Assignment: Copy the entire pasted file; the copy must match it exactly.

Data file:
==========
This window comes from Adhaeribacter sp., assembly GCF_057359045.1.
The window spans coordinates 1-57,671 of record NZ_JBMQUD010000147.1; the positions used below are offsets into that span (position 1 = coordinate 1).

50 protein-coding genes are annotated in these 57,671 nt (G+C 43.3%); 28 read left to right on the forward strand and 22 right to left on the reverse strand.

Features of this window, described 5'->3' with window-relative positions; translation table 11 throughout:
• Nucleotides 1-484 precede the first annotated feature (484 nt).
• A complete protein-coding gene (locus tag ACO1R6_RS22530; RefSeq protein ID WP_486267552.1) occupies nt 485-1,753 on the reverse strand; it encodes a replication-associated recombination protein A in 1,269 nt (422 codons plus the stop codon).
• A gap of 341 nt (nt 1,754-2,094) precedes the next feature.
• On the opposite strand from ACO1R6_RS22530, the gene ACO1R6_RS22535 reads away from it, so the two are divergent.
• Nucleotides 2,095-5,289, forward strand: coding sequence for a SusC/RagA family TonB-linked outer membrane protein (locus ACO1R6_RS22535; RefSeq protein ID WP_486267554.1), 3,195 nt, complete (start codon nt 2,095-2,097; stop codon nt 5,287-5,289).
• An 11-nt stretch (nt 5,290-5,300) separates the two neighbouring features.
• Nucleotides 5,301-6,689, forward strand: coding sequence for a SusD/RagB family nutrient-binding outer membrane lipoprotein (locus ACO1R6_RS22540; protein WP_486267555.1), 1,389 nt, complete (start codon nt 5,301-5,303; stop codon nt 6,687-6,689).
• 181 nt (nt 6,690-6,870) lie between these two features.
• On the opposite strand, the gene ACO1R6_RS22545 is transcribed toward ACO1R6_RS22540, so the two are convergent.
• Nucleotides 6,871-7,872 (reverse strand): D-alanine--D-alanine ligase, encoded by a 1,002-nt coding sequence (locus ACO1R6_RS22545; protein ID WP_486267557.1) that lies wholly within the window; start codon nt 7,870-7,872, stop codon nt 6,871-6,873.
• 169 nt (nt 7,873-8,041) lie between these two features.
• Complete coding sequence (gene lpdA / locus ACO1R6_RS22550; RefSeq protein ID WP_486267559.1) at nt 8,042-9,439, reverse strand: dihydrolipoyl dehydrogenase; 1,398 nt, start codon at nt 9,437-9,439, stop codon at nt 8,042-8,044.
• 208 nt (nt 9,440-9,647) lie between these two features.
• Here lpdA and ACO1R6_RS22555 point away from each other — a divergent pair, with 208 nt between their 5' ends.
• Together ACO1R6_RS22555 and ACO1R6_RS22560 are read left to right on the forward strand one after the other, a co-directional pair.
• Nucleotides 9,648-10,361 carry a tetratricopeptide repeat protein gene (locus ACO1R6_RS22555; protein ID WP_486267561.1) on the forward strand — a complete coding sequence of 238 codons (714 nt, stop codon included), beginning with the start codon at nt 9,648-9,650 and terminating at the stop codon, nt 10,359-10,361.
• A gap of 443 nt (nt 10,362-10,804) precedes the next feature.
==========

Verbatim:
This window comes from Adhaeribacter sp., assembly GCF_057359045.1.
The window spans coordinates 1-57,671 of record NZ_JBMQUD010000147.1; the positions used below are offsets into that span (position 1 = coordinate 1).

50 protein-coding genes are annotated in these 57,671 nt (G+C 43.3%); 28 read left to right on the forward strand and 22 right to left on the reverse strand.

Features of this window, described 5'->3' with window-relative positions; translation table 11 throughout:
• Nucleotides 1-484 precede the first annotated feature (484 nt).
• A complete protein-coding gene (locus tag ACO1R6_RS22530; RefSeq protein ID WP_486267552.1) occupies nt 485-1,753 on the reverse strand; it encodes a replication-associated recombination protein A in 1,269 nt (422 codons plus the stop codon).
• A gap of 341 nt (nt 1,754-2,094) precedes the next feature.
• On the opposite strand from ACO1R6_RS22530, the gene ACO1R6_RS22535 reads away from it, so the two are divergent.
• Nucleotides 2,095-5,289, forward strand: coding sequence for a SusC/RagA family TonB-linked outer membrane protein (locus ACO1R6_RS22535; RefSeq protein ID WP_486267554.1), 3,195 nt, complete (start codon nt 2,095-2,097; stop codon nt 5,287-5,289).
• An 11-nt stretch (nt 5,290-5,300) separates the two neighbouring features.
• Nucleotides 5,301-6,689, forward strand: coding sequence for a SusD/RagB family nutrient-binding outer membrane lipoprotein (locus ACO1R6_RS22540; protein WP_486267555.1), 1,389 nt, complete (start codon nt 5,301-5,303; stop codon nt 6,687-6,689).
• 181 nt (nt 6,690-6,870) lie between these two features.
• On the opposite strand, the gene ACO1R6_RS22545 is transcribed toward ACO1R6_RS22540, so the two are convergent.
• Nucleotides 6,871-7,872 (reverse strand): D-alanine--D-alanine ligase, encoded by a 1,002-nt coding sequence (locus ACO1R6_RS22545; protein ID WP_486267557.1) that lies wholly within the window; start codon nt 7,870-7,872, stop codon nt 6,871-6,873.
• 169 nt (nt 7,873-8,041) lie between these two features.
• Complete coding sequence (gene lpdA / locus ACO1R6_RS22550; RefSeq protein ID WP_486267559.1) at nt 8,042-9,439, reverse strand: dihydrolipoyl dehydrogenase; 1,398 nt, start codon at nt 9,437-9,439, stop codon at nt 8,042-8,044.
• 208 nt (nt 9,440-9,647) lie between these two features.
• Here lpdA and ACO1R6_RS22555 point away from each other — a divergent pair, with 208 nt between their 5' ends.
• Together ACO1R6_RS22555 and ACO1R6_RS22560 are read left to right on the forward strand one after the other, a co-directional pair.
• Nucleotides 9,648-10,361 carry a tetratricopeptide repeat protein gene (locus ACO1R6_RS22555; protein ID WP_486267561.1) on the forward strand — a complete coding sequence of 238 codons (714 nt, stop codon included), beginning with the start codon at nt 9,648-9,650 and terminating at the stop codon, nt 10,359-10,361.
• A gap of 443 nt (nt 10,362-10,804) precedes the next feature.